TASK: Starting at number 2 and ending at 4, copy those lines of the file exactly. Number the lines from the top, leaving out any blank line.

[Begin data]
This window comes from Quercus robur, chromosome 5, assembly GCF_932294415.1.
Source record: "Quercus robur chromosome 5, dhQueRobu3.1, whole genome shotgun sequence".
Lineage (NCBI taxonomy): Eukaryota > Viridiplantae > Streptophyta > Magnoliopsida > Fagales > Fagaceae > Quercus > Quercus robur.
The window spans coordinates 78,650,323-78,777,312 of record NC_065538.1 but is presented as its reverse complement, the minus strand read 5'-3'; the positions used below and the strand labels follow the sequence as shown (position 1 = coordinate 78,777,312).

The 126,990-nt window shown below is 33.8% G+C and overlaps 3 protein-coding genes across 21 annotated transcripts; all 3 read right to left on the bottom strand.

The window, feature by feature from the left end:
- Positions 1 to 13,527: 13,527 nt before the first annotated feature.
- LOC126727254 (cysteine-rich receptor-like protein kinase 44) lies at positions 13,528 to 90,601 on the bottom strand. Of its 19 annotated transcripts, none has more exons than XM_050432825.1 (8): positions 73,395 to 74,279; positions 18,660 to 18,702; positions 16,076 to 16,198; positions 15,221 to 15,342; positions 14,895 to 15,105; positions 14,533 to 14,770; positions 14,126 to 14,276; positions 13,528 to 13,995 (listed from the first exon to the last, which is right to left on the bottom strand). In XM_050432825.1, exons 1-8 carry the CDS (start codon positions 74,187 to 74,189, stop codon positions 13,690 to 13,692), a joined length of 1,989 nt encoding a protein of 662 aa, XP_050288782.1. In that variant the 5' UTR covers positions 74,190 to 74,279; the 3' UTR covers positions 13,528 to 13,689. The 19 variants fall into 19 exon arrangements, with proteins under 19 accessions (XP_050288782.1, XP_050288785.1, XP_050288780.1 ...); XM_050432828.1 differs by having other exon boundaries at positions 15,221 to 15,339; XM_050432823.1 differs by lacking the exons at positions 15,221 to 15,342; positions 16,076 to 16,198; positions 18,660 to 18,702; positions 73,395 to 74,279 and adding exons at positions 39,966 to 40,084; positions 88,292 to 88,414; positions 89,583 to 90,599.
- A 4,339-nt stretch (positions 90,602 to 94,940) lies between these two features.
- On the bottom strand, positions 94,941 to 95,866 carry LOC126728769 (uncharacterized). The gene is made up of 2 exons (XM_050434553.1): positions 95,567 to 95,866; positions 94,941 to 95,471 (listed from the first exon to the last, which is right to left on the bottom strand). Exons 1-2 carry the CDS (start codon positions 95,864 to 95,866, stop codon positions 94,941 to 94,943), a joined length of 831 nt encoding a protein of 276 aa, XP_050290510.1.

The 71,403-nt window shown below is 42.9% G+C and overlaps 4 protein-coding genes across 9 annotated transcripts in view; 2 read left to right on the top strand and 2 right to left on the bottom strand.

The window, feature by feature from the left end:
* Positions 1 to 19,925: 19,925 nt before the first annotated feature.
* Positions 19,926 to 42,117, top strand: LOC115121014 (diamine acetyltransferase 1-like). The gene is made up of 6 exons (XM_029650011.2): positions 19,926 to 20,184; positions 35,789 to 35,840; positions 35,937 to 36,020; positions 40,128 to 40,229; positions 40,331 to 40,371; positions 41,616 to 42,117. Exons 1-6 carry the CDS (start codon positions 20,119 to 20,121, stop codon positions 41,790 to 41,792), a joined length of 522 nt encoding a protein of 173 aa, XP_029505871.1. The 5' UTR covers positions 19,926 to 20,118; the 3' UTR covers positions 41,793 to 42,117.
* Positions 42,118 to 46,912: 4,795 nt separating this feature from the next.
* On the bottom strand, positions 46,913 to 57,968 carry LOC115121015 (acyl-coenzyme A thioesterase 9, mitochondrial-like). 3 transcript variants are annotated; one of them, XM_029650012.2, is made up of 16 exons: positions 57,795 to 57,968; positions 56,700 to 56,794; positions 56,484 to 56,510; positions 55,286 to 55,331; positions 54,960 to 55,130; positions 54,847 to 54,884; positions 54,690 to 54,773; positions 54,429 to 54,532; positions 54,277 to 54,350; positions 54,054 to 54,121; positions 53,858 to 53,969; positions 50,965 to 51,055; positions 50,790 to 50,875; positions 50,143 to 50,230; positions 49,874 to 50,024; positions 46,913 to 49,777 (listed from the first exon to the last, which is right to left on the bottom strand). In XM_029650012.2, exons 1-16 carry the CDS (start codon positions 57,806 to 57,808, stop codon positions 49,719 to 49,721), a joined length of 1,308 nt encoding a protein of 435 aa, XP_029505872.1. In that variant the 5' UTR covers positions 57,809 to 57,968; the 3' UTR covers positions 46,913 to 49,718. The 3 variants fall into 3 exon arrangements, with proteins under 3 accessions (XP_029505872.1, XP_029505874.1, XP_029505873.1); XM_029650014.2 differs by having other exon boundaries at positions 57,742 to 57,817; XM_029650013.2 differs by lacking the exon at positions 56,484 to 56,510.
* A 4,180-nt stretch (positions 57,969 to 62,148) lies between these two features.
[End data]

Source record: "Quercus robur chromosome 5, dhQueRobu3.1, whole genome shotgun sequence".
Lineage (NCBI taxonomy): Eukaryota > Viridiplantae > Streptophyta > Magnoliopsida > Fagales > Fagaceae > Quercus > Quercus robur.
The window spans coordinates 78,650,323-78,777,312 of record NC_065538.1 but is presented as its reverse complement, the minus strand read 5'-3'; the positions used below and the strand labels follow the sequence as shown (position 1 = coordinate 78,777,312).